Tag Archives: historic sites
Contrary to the popular song, David Crockett was not born on a mountain top in Tennessee. A friend and I recently visited the Davy Crockett Birthplace State Park. Along the banks of the Nolichucky River, visitors can examine a replica cabin and … Continue reading
It’s FunFest time in Kingsport. The Archives of the City of Kingsport has once again put together a wonderful activity to engage the public with the historic and picturesque setting of downtown Kingsport.
Once you start looking for painted brick, you just can’t stop finding it! That’s what happened to me after the City Archivist challenged me to find the examples of this early Kingsport form of marketing.
This post includes updated information as of April 9, 2014. Ambrose Gaines (1763-1840) was a nephew of James and Thomas Gaines, land agents for Edmund Pendleton. In the 1790s, they sold their nephew 273 acres of the Pendleton Land Grant of 1750.
It’s finally spring! I decided to celebrate with a field trip to the Tipton-Haynes State Historic Site in Johnson City, Tennessee. My last visit there was about 14 years ago. Since then they have doubled the size of their visitor’s … Continue reading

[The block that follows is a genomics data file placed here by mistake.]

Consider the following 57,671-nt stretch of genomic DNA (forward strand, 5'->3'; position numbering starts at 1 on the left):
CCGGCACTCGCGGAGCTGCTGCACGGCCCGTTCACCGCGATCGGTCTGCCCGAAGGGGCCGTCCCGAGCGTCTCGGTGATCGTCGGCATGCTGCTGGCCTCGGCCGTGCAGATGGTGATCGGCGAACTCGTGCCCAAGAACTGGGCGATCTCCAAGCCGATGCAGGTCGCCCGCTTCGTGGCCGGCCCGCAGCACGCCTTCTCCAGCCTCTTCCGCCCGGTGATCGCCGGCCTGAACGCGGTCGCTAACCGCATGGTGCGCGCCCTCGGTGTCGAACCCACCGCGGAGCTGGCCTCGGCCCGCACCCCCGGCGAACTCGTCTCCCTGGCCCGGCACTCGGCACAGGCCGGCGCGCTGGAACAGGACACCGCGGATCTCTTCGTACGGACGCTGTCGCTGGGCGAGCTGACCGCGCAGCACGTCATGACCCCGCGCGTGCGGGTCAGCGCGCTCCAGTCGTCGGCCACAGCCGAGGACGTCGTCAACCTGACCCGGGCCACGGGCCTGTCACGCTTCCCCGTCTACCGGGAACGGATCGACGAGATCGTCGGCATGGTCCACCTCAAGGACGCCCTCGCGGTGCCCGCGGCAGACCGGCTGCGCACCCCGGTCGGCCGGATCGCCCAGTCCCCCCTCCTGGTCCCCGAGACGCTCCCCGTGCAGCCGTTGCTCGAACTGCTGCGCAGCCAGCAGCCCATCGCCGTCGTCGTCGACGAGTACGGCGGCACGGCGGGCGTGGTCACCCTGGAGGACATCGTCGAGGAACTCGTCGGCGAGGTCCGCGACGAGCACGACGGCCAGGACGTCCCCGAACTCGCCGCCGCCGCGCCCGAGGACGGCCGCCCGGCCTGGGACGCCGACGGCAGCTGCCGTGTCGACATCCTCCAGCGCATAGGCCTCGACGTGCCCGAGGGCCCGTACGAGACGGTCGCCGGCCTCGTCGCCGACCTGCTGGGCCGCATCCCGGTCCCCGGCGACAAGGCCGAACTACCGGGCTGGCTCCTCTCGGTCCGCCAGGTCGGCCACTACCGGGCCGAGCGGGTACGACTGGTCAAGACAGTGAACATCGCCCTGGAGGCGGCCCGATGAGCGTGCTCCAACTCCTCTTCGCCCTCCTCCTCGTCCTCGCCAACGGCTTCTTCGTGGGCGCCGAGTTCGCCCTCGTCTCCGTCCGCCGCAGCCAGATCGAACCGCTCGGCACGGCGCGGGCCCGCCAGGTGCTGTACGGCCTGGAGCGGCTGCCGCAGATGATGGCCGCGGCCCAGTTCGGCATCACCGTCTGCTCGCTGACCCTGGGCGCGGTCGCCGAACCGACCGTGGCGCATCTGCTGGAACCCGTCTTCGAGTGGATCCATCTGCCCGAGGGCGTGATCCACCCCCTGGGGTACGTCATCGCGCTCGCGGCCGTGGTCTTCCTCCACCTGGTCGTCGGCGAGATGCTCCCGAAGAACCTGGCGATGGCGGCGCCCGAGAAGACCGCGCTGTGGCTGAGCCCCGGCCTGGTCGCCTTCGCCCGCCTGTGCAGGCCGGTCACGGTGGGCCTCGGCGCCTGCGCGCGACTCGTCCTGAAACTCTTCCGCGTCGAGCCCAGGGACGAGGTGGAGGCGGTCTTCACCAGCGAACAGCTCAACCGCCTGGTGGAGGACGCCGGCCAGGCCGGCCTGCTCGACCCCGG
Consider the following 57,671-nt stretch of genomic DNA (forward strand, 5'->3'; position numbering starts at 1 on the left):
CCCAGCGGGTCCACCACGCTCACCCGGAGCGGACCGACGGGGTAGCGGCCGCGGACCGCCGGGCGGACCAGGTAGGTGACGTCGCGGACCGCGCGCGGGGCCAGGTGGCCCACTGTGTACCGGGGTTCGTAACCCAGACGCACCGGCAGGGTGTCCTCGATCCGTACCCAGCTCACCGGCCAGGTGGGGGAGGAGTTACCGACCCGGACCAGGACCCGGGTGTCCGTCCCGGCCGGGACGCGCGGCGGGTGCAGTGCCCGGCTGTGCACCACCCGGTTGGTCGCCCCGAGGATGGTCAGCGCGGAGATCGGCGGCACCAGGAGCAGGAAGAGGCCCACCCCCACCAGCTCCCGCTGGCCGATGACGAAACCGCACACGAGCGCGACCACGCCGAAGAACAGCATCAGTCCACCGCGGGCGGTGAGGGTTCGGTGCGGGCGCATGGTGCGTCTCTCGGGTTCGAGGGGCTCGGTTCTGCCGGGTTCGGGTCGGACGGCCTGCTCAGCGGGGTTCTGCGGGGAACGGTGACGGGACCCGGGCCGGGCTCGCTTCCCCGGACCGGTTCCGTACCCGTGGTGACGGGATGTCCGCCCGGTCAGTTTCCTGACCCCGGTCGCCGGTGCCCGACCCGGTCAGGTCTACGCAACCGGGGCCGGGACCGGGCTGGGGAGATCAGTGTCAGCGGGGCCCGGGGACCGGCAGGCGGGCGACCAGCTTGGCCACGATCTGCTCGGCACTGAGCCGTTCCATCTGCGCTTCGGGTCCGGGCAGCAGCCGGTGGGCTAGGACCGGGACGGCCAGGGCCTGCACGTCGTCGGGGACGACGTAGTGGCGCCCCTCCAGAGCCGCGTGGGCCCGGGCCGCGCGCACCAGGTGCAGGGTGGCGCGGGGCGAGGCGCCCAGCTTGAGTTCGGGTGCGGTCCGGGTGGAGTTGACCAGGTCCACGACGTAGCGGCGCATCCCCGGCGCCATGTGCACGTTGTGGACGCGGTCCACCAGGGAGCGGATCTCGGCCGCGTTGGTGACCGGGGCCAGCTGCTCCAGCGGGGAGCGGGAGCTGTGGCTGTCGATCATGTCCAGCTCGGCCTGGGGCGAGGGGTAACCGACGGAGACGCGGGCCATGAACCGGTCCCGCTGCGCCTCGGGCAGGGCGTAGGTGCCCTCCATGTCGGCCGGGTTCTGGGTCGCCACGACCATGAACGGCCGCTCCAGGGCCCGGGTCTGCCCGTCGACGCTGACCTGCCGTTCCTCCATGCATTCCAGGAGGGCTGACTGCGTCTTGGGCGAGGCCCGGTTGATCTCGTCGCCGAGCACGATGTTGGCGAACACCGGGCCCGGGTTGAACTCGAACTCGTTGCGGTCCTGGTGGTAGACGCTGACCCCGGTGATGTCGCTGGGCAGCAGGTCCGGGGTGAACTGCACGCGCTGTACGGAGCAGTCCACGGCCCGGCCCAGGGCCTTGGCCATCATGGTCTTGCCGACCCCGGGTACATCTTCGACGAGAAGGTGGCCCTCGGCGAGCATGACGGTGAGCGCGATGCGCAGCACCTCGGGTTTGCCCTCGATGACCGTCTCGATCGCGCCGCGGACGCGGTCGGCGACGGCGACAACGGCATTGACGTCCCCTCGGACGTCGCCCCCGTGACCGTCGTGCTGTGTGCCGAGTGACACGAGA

Saturday and Sunday, September 21-22, Sycamore Shoals State Historic Area hosted the 2013 anniversary celebration of the Overmountain Men muster, march, and victory at the Revolutionary War Battle of Kings Mountain. Heavy rains may have drowned out the sound of cannon … Continue reading
Fort Robinson was a pre-Revolutionary War fort in the area of the South and North Fork Holston River confluence. There has been much speculation on its location since no part of the fort remains, today. In the Kingsport Archives last … Continue reading
In addition to all the neat things we have on permanent display in the archives lobby, the library also provides us with two display cases on the main floor. We just removed the Spoden Collection exhibit and replaced it with … Continue reading
I’ve expanded the Archives of the City of Kingsport’s HistoryPin channel to 41 pins!
Today, while I was searching the archives’ collections for photographs of a historic Kingsport neighborhood called The Fifties, I came across something even better in the Huffaker Family Collection (KCMC 75).